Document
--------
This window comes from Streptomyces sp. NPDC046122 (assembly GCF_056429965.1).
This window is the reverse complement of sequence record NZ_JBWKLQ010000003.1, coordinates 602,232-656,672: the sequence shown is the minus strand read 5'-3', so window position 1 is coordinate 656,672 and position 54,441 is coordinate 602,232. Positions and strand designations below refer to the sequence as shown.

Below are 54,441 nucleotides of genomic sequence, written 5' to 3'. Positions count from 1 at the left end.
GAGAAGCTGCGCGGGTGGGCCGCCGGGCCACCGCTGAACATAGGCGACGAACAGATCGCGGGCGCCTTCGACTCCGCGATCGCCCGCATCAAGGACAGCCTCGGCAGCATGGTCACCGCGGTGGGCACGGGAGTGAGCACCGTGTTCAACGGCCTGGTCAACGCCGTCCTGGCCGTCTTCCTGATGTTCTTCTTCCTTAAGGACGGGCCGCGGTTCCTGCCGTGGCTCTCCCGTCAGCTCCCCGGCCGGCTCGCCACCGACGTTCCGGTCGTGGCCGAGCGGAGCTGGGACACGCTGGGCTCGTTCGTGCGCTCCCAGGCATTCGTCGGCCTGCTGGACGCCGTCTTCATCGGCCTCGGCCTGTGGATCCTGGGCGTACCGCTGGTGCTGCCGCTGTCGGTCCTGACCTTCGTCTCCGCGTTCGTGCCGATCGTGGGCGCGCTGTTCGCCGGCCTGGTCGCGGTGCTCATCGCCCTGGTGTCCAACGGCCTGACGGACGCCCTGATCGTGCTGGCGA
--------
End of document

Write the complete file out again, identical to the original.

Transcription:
This window comes from Streptomyces sp. NPDC046122 (assembly GCF_056429965.1).
This window is the reverse complement of sequence record NZ_JBWKLQ010000003.1, coordinates 602,232-656,672: the sequence shown is the minus strand read 5'-3', so window position 1 is coordinate 656,672 and position 54,441 is coordinate 602,232. Positions and strand designations below refer to the sequence as shown.

Below are 54,441 nucleotides of genomic sequence, written 5' to 3'. Positions count from 1 at the left end.
GAGAAGCTGCGCGGGTGGGCCGCCGGGCCACCGCTGAACATAGGCGACGAACAGATCGCGGGCGCCTTCGACTCCGCGATCGCCCGCATCAAGGACAGCCTCGGCAGCATGGTCACCGCGGTGGGCACGGGAGTGAGCACCGTGTTCAACGGCCTGGTCAACGCCGTCCTGGCCGTCTTCCTGATGTTCTTCTTCCTTAAGGACGGGCCGCGGTTCCTGCCGTGGCTCTCCCGTCAGCTCCCCGGCCGGCTCGCCACCGACGTTCCGGTCGTGGCCGAGCGGAGCTGGGACACGCTGGGCTCGTTCGTGCGCTCCCAGGCATTCGTCGGCCTGCTGGACGCCGTCTTCATCGGCCTCGGCCTGTGGATCCTGGGCGTACCGCTGGTGCTGCCGCTGTCGGTCCTGACCTTCGTCTCCGCGTTCGTGCCGATCGTGGGCGCGCTGTTCGCCGGCCTGGTCGCGGTGCTCATCGCCCTGGTGTCCAACGGCCTGACGGACGCCCTGATCGTGCTGGCGA